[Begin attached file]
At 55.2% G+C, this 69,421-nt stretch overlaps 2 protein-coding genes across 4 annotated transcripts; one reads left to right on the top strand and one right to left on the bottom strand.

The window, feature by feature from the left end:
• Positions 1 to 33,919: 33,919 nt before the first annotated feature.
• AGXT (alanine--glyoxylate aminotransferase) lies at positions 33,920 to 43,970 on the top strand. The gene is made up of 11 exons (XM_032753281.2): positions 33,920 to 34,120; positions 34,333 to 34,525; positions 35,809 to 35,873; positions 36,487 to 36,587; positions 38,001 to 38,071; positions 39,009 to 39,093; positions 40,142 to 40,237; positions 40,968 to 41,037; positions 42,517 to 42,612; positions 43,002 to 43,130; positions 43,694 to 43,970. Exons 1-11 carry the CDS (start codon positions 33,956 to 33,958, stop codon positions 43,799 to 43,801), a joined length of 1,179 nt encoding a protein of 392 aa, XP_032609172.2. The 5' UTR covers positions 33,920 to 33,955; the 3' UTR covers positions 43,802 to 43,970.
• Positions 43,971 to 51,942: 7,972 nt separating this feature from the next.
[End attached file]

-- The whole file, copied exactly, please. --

At 55.2% G+C, this 69,421-nt stretch overlaps 2 protein-coding genes across 4 annotated transcripts; one reads left to right on the top strand and one right to left on the bottom strand.

The window, feature by feature from the left end:
• Positions 1 to 33,919: 33,919 nt before the first annotated feature.
• AGXT (alanine--glyoxylate aminotransferase) lies at positions 33,920 to 43,970 on the top strand. The gene is made up of 11 exons (XM_032753281.2): positions 33,920 to 34,120; positions 34,333 to 34,525; positions 35,809 to 35,873; positions 36,487 to 36,587; positions 38,001 to 38,071; positions 39,009 to 39,093; positions 40,142 to 40,237; positions 40,968 to 41,037; positions 42,517 to 42,612; positions 43,002 to 43,130; positions 43,694 to 43,970. Exons 1-11 carry the CDS (start codon positions 33,956 to 33,958, stop codon positions 43,799 to 43,801), a joined length of 1,179 nt encoding a protein of 392 aa, XP_032609172.2. The 5' UTR covers positions 33,920 to 33,955; the 3' UTR covers positions 43,802 to 43,970.
• Positions 43,971 to 51,942: 7,972 nt separating this feature from the next.